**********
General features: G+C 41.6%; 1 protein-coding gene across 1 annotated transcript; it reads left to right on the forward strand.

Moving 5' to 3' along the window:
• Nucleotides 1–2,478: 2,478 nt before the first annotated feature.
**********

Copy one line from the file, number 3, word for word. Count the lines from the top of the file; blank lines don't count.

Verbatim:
• Nucleotides 1–2,478: 2,478 nt before the first annotated feature.